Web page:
Tag Archives: maintenance

Spring is coming – tune up your weather stations

The 2019 growing season will be here in another few weeks. Now is the perfect time to give your Rainwise weather stations a tune-up. Use the checklist below to make sure you are getting the best possible data feed from your machine.

If your Rainwise station is getting old (>6 years) consider replacing the machine if this decision suits your farm management needs. A 2017 online survey of current NEWA users found that 75% of growers are saving money on their spray bill with average annual savings of $4,329 from reduced pesticide applications and $33,048 in avoided crop losses.

To get in touch with Rainwise support for station servicing or replacement of your weather station sensor assembly please reach out to the RainWise Inc. Service Department for consultation by phone (207) 801-4039 or email service@rainwise.com.

Contact support@newa.zendesk.com with other questions regarding the online NEWA platform at newa.cornell.edu.

Spring weather station tune up checklist

Set a maintenance schedule. Check your weather station every 2 or 3 weeks through the growing season. Choose dates in advance and add to your calendar or planner.

Clean the solar radiation sensor. The diffuser can be cleaned with a damp cloth. Replace the sensor if has turned yellow.

Check the anemometer and weather vane. Make sure the anemometer (spinning fan) and weather vane move freely in all directions. Set the weather vane to zero on due North.

Check the leaf wetness sensor. Examine the plastic board and electrodes for corrosion, cracking or weathering damage.

Check the relative humidity sensor. Verify the accuracy of RH measurements by looking at NEWA values on mornings that are rainy or have heavy dew.

Clean the rain gauge. Remove leaves, nests, insect, spider webs and other debris. Set a schedule. Watch this video and learn more about tipping bucket maintenance.

Tune up your weather station

Remember to check your weather station before the 2018 growing season begins to get the most from NEWA models and resources. Read this article and be sure your instrument is ready to go. Contact support@newa.zendesk.com if you are unable to resolve problems or have questions.

Set a schedule. Check your weather station every 2 or 3 weeks through the growing season. Choose dates in advance and add to your calendar or planner.

Clean the solar radiation sensor. The diffuser can be cleaned with a damp cloth. Replace if the sensor diffuser is yellow.

Check the anemometer and weather vane. Make sure the anemometer (spinning fan) and weather vane move freely in all directions. Set the weather vane to zero on due North.

Check the leaf wetness sensor. Examine the plastic board and electrodes for corrosion, cracking or weathering damage.

Check the relative humidity sensor. Verify the accuracy of RH measurements by looking at NEWA values on mornings that are rainy or have heavy dew.

Clean the rain gauge. Remove leaves, nests, insect, spider webs and other debris. Set a schedule. Watch this video and learn more about tipping bucket maintenance.

Send an email to support@newa.zendesk.com if you need additional assistance.

Winter weather station maintenance

As the 2017 field season comes to a close, it’s time to give your stations some TLC.

I must emphasize the importance of keeping stations clean and in good working condition. Even small errors in sensor measurements like rainfall and temperature can lead to larger NEWA model miscalculations over time.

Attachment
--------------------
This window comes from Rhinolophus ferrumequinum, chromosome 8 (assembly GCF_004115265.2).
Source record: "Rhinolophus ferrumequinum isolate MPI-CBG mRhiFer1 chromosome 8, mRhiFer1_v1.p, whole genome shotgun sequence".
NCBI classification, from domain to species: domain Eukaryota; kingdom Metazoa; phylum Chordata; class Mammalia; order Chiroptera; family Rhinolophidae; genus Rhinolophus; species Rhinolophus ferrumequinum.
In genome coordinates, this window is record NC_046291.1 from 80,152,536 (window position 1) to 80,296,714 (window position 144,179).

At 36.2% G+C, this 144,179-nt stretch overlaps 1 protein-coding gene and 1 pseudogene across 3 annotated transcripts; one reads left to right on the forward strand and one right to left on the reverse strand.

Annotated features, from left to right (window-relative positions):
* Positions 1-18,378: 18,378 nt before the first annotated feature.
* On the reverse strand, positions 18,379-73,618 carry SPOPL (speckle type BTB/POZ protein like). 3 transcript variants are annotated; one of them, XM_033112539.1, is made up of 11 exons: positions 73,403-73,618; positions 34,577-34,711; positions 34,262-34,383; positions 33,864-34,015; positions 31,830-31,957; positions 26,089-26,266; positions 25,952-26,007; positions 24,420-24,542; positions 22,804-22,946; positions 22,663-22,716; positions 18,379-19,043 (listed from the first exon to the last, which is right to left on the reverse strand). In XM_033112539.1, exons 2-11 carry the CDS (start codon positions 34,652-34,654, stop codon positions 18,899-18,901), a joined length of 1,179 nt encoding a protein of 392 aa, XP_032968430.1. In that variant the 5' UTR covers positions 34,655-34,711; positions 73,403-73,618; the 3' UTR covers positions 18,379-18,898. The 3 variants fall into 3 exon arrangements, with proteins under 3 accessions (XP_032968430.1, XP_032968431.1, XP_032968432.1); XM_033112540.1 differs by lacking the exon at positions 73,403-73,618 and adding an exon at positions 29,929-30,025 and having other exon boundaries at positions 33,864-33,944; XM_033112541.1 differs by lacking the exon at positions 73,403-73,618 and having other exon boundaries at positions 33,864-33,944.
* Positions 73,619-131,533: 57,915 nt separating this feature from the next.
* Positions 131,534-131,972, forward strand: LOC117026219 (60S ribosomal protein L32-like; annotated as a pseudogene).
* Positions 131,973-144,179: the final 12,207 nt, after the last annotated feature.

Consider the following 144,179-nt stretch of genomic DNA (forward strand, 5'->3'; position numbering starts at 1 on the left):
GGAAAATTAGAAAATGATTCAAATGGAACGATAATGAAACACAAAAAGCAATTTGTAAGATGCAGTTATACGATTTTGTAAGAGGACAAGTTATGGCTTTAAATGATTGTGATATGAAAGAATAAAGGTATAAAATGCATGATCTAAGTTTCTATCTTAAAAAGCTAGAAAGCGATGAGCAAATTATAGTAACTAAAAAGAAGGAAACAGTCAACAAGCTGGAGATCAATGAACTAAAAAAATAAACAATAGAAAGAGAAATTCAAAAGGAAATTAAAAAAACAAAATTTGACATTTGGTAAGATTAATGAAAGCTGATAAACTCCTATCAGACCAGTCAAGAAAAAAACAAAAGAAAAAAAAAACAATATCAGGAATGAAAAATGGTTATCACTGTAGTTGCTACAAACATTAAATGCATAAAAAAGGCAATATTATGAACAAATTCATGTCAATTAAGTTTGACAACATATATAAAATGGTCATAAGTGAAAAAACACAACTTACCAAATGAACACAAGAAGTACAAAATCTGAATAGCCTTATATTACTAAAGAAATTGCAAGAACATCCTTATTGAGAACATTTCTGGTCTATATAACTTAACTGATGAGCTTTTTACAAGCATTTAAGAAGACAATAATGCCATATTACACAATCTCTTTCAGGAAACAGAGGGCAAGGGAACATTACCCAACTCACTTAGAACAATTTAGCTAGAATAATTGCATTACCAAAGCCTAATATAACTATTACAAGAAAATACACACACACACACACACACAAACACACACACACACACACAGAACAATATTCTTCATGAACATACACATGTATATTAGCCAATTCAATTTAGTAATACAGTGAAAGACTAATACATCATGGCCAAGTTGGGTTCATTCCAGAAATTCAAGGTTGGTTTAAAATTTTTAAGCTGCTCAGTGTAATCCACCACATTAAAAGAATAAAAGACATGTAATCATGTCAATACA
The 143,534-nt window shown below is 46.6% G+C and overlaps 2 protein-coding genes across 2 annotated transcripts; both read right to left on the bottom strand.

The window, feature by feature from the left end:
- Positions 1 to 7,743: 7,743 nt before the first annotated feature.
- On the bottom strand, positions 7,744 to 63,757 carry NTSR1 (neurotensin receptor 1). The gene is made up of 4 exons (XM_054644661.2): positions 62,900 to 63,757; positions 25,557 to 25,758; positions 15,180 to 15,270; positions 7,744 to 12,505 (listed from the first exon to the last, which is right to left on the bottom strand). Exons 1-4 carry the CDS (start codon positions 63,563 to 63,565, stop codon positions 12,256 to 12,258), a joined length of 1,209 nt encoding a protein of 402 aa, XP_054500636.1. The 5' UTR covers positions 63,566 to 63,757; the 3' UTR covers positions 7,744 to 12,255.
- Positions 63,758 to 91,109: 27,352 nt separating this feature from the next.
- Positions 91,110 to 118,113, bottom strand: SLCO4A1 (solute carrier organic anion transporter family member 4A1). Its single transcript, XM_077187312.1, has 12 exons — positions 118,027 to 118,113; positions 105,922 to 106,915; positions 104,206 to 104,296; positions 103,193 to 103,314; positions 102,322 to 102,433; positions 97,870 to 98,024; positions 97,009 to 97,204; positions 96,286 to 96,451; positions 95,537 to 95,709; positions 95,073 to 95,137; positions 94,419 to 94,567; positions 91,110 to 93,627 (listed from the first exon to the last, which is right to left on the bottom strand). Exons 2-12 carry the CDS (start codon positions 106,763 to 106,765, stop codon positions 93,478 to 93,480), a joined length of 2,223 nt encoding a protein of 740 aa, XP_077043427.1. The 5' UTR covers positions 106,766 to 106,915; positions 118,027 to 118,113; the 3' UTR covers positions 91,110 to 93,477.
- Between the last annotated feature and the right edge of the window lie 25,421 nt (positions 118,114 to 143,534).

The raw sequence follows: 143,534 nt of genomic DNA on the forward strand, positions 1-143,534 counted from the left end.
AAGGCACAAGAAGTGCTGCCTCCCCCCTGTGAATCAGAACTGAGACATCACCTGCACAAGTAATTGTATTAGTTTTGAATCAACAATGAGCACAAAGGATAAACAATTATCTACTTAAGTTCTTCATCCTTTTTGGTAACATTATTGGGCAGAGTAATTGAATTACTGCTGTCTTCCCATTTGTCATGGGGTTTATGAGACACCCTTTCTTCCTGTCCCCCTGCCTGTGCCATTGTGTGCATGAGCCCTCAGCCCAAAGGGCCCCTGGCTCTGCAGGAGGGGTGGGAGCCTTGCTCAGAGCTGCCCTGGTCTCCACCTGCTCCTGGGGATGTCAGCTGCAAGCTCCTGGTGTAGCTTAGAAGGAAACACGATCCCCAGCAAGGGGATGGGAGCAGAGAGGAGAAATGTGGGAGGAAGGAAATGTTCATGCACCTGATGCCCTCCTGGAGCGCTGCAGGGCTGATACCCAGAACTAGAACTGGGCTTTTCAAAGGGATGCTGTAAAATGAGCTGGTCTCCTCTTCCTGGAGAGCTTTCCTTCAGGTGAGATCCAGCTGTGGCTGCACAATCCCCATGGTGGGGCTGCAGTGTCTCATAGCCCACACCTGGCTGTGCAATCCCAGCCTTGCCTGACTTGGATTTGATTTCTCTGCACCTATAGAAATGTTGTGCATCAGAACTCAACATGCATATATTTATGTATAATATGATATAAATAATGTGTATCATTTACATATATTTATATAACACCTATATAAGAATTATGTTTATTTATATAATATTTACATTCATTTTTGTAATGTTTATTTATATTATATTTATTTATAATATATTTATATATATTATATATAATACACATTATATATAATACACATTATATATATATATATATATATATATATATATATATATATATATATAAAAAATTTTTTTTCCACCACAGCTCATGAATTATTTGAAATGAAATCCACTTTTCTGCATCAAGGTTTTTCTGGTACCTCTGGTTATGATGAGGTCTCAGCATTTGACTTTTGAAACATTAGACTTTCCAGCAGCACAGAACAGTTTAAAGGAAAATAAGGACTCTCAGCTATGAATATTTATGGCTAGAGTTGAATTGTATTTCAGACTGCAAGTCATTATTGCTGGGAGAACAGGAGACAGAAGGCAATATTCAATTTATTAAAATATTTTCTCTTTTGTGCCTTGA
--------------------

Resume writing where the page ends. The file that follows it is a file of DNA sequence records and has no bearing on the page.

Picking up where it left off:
Here are some useful preventive maintenance tips. You can also download a maintenance checklist.

  1. Clean the rain gauge tipping bucket. Leaves, insects and other debris can clog the drain, causing an error in rainfall measurements. Do this not only in the fall but again in the spring and at least twice during each growing season. To learn more about tipping bucket maintenance, watch this YouTube video (https://www.youtube.com/watch?v=_7Q3xL2vvPg&feature=youtu.be)

    Weather station “maintenance.” Photo credit Mary Concklin, University of Connecticut.

  2. Clean the solar radiation sensor. The diffuser can be cleaned with a damp cloth. If the diffuser is yellowed, contact Rainwise support for technical assistance.
  3. Check the anemometer and weather vane. Both the anemometer (spinning fan) and weather vane should also move freely in all directions. Set the weather vane to zero on due North.
  4. Check the leaf wetness sensor for damage. Examine the plastic board and electrodes for corrosion, cracking or weathering damage. Also look at station leaf wetness data on NEWA. If wet periods seem to be missing or incorrect based on your field observations or experience, contact Rainwise support for technical assistance.
  5. Check the RH sensor. Verify that RH measurements are accurate by looking at RH values on dewy or rainy mornings using the NEWA website. If values are low or missing, the temperature/RH sensor may need to be replaced. Contact Rainwise support for technical assistance

Rainwise recommends a two-year calibration cycle for their weather station. As of October 2017, NEWA recommends that you contact Rainwise support at (207) 801-4039 or 1-800-762-5723 before dismantling and sending your station to the factory for repairs. Recent national weather events have caused a backlog of station service requests. This will minimize station downtime.

For more information on station maintenance and troubleshooting visit the NEWA Weather Station Guidelines page or download the NEWA Maintenance and Troubleshooting Guide.